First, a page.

BISHKEK -- A lawyer for jailed Kyrgyz human rights activist Azimjan Askarov says he plans to take his case to international courts after the Kyrgyz Supreme Court upheld his client's life sentence on December 20, RFE/RL's Kyrgyz Service reports.
Kairat Zagibaev told RFE/RL that the Supreme Court's decision on December 20 to uphold his conviction and life sentence "shows that the court had no will to remain independent and just."
The court ruled that the case against Askarov -- a Kyrgyz citizen of Uzbek origin -- was proven during the investigation and trial, which was held in southern Kyrgyzstan.
But the court did rule that the prison term of one of Askarov's co-defendants, Minura Mamadalieva, should be shortened from 20 years to 11 years.
Another Askarov lawyer, Nurbek Toktakunov, told RFE/RL on December 20 that the Supreme Court's decision was "unprincipled."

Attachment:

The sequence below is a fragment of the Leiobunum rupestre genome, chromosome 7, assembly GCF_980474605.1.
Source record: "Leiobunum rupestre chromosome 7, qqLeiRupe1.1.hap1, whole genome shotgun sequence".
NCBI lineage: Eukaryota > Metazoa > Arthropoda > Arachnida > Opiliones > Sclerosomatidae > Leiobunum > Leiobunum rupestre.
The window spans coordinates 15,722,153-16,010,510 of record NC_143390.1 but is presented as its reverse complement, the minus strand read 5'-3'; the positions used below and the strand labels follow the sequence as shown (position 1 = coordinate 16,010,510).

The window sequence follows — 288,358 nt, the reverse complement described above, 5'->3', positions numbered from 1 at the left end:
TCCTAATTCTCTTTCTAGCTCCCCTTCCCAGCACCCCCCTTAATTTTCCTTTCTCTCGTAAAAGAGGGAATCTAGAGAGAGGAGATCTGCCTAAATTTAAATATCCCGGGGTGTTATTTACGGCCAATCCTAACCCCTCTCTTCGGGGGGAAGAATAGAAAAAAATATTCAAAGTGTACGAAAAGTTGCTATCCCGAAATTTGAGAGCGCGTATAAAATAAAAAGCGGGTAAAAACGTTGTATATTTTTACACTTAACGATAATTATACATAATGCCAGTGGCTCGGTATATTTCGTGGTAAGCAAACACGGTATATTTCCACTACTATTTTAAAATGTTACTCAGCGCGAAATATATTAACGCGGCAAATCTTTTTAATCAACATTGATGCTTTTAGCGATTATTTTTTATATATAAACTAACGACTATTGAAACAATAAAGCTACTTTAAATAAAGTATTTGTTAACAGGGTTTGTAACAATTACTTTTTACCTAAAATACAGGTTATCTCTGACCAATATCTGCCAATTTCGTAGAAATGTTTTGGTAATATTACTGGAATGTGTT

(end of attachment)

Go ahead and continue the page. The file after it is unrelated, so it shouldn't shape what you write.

Kyrgyz human rights' organizations issued a joint statement today condemning the Supreme Court's ruling and calling for Askarov's case to be retried.
Askarov and seven other ethnic Uzbeks were found guilty in September 2010 by a court in the southern town of Nooken of organizing ethnic clashes in the Osh region in June of that year and of involvement in the murder of a policeman during the violence.
Askarov and four others were sentenced to life imprisonment, two people were given 20-year prison terms, and one was sentenced to nine years.
Askarov is the head of the local human rights group Vozdukh (Air), and his work for many years focused on prison conditions and police treatment of detainees.
He had reportedly been documenting the killings and arson attacks in southern Kyrgyzstan in June last year in which 400 people, most of them ethnic Uzbeks, were killed and hundreds more wounded.
Askarov says his case is politically motivated. He denies any involvement in the crimes he was convicted of.
The Prague-based NGO People in Need awarded its annual Homo Homini prize to Askarov in March, saying he had continued his rights activism in the face of threats, detention, imprisonment, and physical abuse.